In the glacierlike progression of our culture towards a more mature and intelligent understanding of gender, few people expected big things out of the corner of the internet known as “mommy blogging.” Yet everyone paid attention when one mother’s defense of her young son’s Halloween costume went viral in October, and now another mom is sharing her son’s story and putting America’s ideas about gender in the spotlight.
The mom who writes under the name “Sarah” describes her son as a “pink boy” – he’s perfectly comfortable with his biological sex, she says, but his favorite hobbies, games, clothes, and activities are stereotypically feminine.
He wears khakis today but wore a dress to school from age 4 to 6; he used to do ballet and still doesn’t like sports; in preschool he was all about playing princess but now is all about Pokemon; and, in spite of the clear gender divisions in third grade, he plays with both girls and boys.
Essentially, her essay is about gender policing – maybe you’ve heard about it in your women’s studies or gender theory class, or maybe it’s the academic name for what you experience when someone notices the waistband of your boxer briefs peeking out above your jeans. This mommy blogger has a lot to say about it, though, and it’s stuff that Mainstream America might not have heard before. What does she cover?
+ Gender expression and sexual orientation are not the same thing! “And if you get busy thinking about femmy boys who grow up to be straight, you might also start thinking about butch boys who grow up to be gay, like all those bears and leather daddies I see walking around the Castro. Then you might have to admit that, though it often does, childhood gender expression doesn’t always correlate to adult sexuality.”
+ Gender expression isn’t a phase that kids go through for fun! “Gender identity isn’t something we just impose on kids and expect them to suck it up, like eating vegetables or going to school. It’s part of who they are, whether that satisfies us as parents or not.”
+ Gender policing and homophobia go hand in hand, and pretending otherwise is just lying. “So I’m really trying to figure this out. Dr. Phil tells us that it’s OK to be gay (just like the APA), but it’s not OK for boys to play with Barbie (just like NARTH), because … well, that’s where I get stuck. Because … they might grow up to be gay? But … they won’t necessarily, he says. And around we go.”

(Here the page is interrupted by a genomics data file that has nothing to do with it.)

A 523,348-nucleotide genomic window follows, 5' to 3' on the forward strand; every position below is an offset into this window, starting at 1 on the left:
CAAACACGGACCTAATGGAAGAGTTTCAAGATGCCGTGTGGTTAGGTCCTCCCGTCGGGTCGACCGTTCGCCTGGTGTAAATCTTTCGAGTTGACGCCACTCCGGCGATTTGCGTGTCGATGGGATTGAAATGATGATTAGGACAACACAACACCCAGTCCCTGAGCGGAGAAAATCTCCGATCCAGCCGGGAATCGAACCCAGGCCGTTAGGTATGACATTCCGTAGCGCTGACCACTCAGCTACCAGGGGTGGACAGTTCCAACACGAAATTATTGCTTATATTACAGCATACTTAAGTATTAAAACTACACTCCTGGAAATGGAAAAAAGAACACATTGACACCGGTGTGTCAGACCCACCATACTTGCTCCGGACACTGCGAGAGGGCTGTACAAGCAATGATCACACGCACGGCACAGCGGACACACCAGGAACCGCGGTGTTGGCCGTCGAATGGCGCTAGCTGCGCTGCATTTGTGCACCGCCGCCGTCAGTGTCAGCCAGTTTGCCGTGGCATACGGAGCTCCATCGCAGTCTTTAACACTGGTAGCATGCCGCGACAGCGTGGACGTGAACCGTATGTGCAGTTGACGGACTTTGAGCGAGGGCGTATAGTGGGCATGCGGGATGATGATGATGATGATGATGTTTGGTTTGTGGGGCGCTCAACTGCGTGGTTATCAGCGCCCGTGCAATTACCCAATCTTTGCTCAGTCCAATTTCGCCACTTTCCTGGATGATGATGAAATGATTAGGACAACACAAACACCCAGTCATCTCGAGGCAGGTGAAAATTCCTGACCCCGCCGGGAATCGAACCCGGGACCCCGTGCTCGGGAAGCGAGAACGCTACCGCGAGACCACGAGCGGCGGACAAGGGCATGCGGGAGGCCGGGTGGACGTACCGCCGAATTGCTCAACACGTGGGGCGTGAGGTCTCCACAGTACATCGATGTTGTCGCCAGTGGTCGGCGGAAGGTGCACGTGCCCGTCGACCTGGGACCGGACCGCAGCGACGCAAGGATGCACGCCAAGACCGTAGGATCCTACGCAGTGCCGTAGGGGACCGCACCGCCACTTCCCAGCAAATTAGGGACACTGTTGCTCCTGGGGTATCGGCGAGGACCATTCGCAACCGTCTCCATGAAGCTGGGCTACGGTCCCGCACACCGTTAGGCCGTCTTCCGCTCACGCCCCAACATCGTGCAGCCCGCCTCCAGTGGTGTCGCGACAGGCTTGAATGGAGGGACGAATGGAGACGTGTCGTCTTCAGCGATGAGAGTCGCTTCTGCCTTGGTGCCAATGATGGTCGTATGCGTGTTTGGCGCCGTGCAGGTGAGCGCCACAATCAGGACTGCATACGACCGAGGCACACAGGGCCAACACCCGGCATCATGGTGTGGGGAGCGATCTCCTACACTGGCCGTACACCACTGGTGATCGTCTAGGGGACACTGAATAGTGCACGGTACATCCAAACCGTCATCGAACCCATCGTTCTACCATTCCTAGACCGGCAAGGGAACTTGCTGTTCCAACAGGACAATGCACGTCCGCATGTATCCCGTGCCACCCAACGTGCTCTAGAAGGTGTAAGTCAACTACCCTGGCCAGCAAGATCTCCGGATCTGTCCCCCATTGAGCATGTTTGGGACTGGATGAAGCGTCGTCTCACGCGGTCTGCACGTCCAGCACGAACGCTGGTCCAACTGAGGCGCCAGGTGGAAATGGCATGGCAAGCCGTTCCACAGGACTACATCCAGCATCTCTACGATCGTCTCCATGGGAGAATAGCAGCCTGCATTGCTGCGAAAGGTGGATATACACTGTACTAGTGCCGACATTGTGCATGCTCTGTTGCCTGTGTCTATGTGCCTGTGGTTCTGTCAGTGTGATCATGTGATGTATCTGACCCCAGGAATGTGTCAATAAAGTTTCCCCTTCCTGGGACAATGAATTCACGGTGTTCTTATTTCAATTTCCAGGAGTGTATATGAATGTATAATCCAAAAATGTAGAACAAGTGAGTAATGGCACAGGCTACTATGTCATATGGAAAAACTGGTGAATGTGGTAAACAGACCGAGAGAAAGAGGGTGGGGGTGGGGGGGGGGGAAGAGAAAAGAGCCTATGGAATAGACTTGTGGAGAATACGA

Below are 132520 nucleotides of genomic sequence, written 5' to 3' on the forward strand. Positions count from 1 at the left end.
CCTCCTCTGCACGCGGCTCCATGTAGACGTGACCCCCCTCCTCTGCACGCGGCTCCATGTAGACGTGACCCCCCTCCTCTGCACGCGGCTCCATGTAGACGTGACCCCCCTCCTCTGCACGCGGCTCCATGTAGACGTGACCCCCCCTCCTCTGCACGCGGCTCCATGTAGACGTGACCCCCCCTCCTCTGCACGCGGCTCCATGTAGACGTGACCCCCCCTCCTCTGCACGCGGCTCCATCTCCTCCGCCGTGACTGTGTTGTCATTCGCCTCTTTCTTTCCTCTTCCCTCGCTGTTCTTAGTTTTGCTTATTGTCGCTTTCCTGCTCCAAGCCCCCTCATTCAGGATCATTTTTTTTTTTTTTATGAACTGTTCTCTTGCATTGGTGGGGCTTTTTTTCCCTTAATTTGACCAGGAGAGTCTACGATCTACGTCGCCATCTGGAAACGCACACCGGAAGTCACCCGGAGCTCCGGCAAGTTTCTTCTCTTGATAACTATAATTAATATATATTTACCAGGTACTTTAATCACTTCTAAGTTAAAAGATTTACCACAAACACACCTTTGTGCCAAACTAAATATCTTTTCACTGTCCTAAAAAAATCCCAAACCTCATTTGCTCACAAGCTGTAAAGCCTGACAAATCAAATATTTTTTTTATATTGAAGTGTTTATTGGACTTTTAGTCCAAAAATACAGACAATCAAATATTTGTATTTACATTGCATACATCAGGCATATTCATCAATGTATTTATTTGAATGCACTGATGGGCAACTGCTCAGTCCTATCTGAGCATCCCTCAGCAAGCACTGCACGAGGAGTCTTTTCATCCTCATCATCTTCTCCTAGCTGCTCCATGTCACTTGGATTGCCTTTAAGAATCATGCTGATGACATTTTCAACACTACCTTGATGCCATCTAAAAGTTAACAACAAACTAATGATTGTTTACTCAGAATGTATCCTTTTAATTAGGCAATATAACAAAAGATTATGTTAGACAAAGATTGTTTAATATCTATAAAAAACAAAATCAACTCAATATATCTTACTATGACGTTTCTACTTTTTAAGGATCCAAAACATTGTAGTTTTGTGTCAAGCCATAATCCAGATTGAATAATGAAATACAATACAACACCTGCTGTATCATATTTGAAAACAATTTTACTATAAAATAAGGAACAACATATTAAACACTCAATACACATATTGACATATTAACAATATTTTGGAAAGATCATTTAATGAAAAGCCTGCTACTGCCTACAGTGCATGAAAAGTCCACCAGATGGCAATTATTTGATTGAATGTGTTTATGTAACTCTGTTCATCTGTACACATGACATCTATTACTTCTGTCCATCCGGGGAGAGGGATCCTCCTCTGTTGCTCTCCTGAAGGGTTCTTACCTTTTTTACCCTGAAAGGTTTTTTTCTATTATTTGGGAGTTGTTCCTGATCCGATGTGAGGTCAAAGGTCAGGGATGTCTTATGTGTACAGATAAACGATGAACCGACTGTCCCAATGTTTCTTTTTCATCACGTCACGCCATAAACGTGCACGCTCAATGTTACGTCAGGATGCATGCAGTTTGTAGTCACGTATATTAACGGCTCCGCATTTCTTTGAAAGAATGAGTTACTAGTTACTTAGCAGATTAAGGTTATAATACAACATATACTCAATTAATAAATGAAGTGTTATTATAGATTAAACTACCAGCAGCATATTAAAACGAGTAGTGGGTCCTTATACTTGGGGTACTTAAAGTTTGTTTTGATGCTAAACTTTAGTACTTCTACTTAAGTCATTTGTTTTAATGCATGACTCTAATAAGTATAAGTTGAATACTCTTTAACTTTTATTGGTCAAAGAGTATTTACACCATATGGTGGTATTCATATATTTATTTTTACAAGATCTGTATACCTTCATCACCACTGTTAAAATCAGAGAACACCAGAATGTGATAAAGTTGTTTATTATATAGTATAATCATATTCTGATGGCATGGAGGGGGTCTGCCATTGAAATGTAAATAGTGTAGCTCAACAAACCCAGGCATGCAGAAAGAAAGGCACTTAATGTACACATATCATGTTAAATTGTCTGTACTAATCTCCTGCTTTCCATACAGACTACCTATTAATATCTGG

+ But gender policing and misogyny are even tighter, and that’s the real heart of the issue. “Dr. Phil’s muddled message reflects a broader, mostly unspoken cultural bias in America — even among Americans who are accepting of gay people — that femmy boys are somehow nebulously bad (though no one can actually articulate why). Dr. Phil — or NARTH — isn’t making a stink over girls who wear jeans and play soccer. So what, exactly, is wrong with a boy who likes Barbie?”
As we ourselves discuss in this particularly high-quality post, there is nothing wrong with boys who like Barbies. There is nothing wrong with effeminate men, because there is nothing wrong with effeminacy or the feminine – which is really what this is about, no? It’s about how boys aren’t allowed to be “like girls” because being a girl or even dressing like what people think a girl dresses like is just The Worst; it means that you must have all those other terrible traits that go with being a girl, like being weak and dumb and slutty and a prude and bossy and PMSy and frigid and a total bitch and everything else that the average American woman is understood to be all at once. It means voluntarily choosing to be an inferior creature, to give up the shining mantle of privilege and not caring about other people that masculinity bestows.
Why would anyone allow that to happen? Why would you ever let your son wear that pink sparkly tshirt?
Like any oppressive power structure, naming this one is the first step in collapsing it, which is why people tend to react so strongly when someone tries to do so. That’s why it’s special that the person calling this one out is a ‘mommy blogger,’ generally understood to be one of the most harmless species of the Internet – people are used to them sharing lemon bar recipes, not insights on structural inequality.
Maybe this will be a formula that works; maybe the Trojan horse that can bring a slightly more radical set of values into mainstream culture is no more complicated than a parent’s uncompromising love for their child.
Or at the very least, it could make a few playgrounds safer for tiaras.